I would like to introduce you something special. The knitting book. Well, it might be not very special right now, but if we consider the time and place this book was written, it is truly unique.
The book was first published in 1978. 36 years later it is still one of the most popular knitting books in Russia. They say there are no knit courses in Russia that are not based on this book. ABC-book of Knitting doesn’t only contain the techniques, patterns and tips on knitting, but it contains history.
The book was first published in the Soviet Union. My Grandma told me that it was very hard at that time to buy even food, forget about the yarn. This book has the spirit of that time. There are pieces of advice how to work with the old yarn from the unraveled sweaters, how to dye yarn (not for the sake of the “hand dyed” label on it, but because there was not much of a choice of colors) and even how to change the size of your needles by sharpening them!
I know from the stories of my Grandma how happy and delighted she was if she had the opportunity to buy some yarn, no matter what fiber, color or weight. Just the yarn. Can you imagine living in a country without constant access to the yarn?!!! There was no choice of knitting magazines, no patterns to buy. Sometimes some newspapers would publish one-size instructions for the sweater. This book really makes me appreciate all the privileges we have now – the choice of yarn, knitting magazines, independent designers, online and live workshops, beautiful yarn stores.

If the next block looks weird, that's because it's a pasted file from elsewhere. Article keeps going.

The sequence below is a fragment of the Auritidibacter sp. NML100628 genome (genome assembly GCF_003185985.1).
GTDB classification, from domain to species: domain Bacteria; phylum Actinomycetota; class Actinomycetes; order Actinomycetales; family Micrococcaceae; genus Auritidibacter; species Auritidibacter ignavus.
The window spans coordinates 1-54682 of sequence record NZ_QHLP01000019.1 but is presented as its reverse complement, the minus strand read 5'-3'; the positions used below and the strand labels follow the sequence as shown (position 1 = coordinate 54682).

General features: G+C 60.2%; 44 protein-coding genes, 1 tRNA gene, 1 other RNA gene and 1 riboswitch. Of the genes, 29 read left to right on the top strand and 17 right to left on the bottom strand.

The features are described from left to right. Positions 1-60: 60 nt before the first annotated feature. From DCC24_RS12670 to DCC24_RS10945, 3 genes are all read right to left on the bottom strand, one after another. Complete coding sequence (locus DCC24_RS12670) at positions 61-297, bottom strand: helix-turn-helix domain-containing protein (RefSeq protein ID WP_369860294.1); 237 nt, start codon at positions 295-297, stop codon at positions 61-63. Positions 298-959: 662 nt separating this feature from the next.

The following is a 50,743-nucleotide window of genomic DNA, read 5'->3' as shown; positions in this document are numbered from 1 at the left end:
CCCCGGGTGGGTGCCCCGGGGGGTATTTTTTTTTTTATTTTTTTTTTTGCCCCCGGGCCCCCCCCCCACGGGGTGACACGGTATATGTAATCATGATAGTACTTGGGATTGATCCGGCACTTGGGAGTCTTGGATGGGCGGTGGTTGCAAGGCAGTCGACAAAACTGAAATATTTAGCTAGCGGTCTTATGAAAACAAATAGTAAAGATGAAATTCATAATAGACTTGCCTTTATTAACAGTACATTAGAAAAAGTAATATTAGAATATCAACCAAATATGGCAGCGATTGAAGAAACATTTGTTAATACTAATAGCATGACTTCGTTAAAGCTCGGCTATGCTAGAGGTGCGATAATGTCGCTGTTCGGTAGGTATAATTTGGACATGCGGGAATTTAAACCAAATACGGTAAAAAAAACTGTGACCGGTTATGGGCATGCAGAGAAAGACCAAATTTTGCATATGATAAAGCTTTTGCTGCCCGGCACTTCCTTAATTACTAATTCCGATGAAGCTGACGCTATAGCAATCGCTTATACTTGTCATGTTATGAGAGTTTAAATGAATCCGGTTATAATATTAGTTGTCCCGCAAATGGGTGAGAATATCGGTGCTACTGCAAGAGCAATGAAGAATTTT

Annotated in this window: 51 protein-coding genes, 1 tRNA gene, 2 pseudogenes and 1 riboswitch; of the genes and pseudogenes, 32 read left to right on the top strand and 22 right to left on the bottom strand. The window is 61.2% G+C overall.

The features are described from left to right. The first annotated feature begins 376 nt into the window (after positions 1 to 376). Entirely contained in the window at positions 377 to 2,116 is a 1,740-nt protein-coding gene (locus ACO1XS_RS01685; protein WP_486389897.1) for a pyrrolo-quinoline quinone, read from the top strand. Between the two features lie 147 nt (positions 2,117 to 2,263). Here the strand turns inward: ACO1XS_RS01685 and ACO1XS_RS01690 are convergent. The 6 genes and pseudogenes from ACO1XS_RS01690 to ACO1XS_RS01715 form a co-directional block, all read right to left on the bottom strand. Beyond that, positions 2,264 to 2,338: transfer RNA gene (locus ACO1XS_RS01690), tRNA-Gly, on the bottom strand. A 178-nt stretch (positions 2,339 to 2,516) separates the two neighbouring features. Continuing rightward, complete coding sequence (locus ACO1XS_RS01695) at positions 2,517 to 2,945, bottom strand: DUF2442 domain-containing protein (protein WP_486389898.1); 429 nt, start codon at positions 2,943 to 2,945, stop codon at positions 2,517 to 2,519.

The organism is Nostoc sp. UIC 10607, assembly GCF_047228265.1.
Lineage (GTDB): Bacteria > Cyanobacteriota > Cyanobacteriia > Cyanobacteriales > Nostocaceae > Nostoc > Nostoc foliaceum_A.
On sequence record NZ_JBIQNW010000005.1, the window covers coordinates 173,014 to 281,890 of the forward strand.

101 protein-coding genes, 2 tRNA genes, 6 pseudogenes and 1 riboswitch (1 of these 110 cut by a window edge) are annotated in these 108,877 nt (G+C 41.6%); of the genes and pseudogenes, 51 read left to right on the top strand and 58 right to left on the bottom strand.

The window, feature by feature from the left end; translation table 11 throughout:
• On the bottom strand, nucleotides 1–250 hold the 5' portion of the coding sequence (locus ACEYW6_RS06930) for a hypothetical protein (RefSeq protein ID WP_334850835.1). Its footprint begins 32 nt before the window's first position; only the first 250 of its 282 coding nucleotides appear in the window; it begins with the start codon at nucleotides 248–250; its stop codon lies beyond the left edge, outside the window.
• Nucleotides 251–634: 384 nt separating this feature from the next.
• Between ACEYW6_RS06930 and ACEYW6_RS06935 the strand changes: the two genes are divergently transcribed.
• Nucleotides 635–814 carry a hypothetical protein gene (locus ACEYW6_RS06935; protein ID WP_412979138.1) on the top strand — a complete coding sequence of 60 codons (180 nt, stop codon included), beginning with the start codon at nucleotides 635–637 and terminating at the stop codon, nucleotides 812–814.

No matter what, all these restrictions didn’t stop thousands and thousands of women to create absolutely unique pieces, true artifacts. ABC book was the first one who put all these years of practice into theory and helped a lot of people to learn to knit and crochet. Though some patterns are definitely too old-fashioned to knit,
I’ve never in my life thought of knitting a pair of tights, how about you?
… the collection of knitting techniques and little crafty secrets is priceless.
This book is so important to me, that it had to cross the ocean to be on my coffee table.